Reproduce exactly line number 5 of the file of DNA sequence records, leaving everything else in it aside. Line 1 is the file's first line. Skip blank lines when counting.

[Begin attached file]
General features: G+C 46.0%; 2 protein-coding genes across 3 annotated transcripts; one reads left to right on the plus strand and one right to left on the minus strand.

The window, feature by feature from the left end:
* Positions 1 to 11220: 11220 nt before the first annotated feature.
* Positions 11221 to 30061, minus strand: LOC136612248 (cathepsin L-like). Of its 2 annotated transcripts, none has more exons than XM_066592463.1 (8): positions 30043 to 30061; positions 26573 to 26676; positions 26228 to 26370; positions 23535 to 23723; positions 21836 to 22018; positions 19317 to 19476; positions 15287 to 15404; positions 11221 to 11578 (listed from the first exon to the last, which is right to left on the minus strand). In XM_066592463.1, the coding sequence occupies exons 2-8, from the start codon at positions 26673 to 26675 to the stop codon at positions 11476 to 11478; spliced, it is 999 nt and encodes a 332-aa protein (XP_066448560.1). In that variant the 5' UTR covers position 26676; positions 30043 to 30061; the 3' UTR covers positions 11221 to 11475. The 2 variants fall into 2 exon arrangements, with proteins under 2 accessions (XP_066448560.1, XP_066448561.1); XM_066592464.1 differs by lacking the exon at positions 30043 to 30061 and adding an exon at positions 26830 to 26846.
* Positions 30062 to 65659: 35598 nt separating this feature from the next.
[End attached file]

* Positions 30062 to 65659: 35598 nt separating this feature from the next.